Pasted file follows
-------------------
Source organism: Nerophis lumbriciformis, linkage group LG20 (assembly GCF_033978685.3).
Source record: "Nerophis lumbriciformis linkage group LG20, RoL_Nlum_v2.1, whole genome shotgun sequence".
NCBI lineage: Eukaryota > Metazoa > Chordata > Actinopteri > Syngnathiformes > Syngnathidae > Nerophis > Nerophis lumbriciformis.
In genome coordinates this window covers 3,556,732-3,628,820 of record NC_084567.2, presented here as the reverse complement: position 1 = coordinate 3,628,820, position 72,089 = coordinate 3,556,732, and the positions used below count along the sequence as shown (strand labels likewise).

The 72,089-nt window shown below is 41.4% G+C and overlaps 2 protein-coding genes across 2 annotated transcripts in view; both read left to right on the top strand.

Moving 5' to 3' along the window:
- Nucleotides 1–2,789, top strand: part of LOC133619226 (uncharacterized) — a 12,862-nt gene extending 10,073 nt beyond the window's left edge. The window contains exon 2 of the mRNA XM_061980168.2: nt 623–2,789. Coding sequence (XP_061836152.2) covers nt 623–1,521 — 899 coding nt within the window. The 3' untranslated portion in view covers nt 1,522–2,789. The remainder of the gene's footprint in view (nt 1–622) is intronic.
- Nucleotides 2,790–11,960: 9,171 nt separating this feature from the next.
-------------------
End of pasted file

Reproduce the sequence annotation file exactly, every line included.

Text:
Source organism: Nerophis lumbriciformis, linkage group LG20 (assembly GCF_033978685.3).
Source record: "Nerophis lumbriciformis linkage group LG20, RoL_Nlum_v2.1, whole genome shotgun sequence".
NCBI lineage: Eukaryota > Metazoa > Chordata > Actinopteri > Syngnathiformes > Syngnathidae > Nerophis > Nerophis lumbriciformis.
In genome coordinates this window covers 3,556,732-3,628,820 of record NC_084567.2, presented here as the reverse complement: position 1 = coordinate 3,628,820, position 72,089 = coordinate 3,556,732, and the positions used below count along the sequence as shown (strand labels likewise).

The 72,089-nt window shown below is 41.4% G+C and overlaps 2 protein-coding genes across 2 annotated transcripts in view; both read left to right on the top strand.

Moving 5' to 3' along the window:
- Nucleotides 1–2,789, top strand: part of LOC133619226 (uncharacterized) — a 12,862-nt gene extending 10,073 nt beyond the window's left edge. The window contains exon 2 of the mRNA XM_061980168.2: nt 623–2,789. Coding sequence (XP_061836152.2) covers nt 623–1,521 — 899 coding nt within the window. The 3' untranslated portion in view covers nt 1,522–2,789. The remainder of the gene's footprint in view (nt 1–622) is intronic.
- Nucleotides 2,790–11,960: 9,171 nt separating this feature from the next.